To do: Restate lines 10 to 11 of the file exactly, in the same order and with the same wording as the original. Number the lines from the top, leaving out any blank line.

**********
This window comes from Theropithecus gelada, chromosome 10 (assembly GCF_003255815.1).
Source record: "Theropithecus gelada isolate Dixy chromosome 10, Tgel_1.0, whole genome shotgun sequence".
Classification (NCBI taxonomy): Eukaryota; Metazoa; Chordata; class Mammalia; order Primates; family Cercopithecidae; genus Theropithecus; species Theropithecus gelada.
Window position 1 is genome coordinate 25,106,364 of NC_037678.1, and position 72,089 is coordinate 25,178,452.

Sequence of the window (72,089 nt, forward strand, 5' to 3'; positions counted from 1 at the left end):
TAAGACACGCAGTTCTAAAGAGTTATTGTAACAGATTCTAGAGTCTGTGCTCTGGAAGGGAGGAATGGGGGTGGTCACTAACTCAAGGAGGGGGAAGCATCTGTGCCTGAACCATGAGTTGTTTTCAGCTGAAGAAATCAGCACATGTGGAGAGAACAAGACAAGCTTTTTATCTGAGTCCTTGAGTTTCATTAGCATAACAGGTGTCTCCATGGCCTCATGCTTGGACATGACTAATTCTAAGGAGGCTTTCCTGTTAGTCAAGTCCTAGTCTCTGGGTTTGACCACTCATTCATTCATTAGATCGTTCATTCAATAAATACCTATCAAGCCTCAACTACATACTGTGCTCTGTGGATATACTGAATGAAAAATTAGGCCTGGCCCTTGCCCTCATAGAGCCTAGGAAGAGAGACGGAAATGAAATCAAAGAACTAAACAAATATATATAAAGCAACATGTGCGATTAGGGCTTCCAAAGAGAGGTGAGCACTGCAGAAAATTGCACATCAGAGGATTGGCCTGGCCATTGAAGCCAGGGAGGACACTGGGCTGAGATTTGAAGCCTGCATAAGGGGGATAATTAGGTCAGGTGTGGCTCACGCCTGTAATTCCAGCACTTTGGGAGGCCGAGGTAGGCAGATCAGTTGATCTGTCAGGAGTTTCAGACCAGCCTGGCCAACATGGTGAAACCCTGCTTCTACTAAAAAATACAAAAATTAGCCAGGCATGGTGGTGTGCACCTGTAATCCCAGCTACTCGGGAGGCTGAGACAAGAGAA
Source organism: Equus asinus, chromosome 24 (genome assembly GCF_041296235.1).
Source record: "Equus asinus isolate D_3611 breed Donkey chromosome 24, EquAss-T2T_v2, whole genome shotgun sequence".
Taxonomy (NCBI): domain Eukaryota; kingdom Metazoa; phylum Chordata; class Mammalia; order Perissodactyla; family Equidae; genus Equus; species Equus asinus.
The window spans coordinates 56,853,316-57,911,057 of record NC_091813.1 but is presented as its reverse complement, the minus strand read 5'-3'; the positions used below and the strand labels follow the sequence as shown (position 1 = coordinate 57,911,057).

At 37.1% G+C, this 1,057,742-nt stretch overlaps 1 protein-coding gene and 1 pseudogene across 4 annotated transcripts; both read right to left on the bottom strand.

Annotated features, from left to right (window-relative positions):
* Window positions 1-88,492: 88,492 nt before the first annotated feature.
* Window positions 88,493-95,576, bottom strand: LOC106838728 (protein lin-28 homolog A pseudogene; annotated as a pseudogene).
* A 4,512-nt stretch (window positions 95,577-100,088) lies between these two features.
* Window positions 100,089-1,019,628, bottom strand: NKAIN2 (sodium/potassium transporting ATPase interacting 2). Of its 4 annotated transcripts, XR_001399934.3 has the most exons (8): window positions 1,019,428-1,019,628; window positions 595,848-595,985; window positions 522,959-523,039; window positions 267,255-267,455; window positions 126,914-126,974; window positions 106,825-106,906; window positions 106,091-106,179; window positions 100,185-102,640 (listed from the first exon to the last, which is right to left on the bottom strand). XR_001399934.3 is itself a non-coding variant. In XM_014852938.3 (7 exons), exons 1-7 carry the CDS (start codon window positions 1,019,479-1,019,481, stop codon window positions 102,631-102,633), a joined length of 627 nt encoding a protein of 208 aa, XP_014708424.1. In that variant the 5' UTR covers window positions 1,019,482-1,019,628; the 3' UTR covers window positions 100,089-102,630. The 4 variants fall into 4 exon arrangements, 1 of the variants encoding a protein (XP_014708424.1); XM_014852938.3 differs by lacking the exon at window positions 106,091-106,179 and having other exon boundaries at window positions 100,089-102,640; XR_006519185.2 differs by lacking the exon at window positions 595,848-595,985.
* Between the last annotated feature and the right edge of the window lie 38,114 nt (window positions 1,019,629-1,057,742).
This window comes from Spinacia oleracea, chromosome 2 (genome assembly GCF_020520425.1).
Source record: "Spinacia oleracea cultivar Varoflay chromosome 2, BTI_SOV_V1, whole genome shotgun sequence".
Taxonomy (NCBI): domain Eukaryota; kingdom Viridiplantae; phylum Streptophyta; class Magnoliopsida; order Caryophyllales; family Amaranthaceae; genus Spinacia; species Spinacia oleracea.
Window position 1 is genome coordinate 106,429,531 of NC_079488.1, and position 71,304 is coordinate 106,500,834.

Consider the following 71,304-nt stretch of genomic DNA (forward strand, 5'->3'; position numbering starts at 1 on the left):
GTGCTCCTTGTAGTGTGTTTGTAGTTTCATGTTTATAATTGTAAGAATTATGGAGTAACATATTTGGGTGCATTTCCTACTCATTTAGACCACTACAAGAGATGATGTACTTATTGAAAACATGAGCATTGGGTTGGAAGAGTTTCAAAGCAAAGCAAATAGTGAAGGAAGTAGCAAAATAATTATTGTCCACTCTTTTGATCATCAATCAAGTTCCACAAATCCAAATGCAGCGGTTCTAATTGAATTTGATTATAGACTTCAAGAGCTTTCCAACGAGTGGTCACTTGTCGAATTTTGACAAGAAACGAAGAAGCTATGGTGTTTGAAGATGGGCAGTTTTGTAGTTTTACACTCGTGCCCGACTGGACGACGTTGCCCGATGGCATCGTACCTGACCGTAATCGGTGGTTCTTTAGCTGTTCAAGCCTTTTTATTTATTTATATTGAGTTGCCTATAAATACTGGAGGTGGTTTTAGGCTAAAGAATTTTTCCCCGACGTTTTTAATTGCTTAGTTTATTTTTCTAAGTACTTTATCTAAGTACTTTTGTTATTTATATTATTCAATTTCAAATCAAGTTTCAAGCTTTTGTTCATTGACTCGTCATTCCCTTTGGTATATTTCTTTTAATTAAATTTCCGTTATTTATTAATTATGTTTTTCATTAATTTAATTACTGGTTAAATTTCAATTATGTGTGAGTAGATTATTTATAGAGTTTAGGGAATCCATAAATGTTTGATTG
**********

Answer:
The window spans coordinates 56,853,316-57,911,057 of record NC_091813.1 but is presented as its reverse complement, the minus strand read 5'-3'; the positions used below and the strand labels follow the sequence as shown (position 1 = coordinate 57,911,057).

At 37.1% G+C, this 1,057,742-nt stretch overlaps 1 protein-coding gene and 1 pseudogene across 4 annotated transcripts; both read right to left on the bottom strand.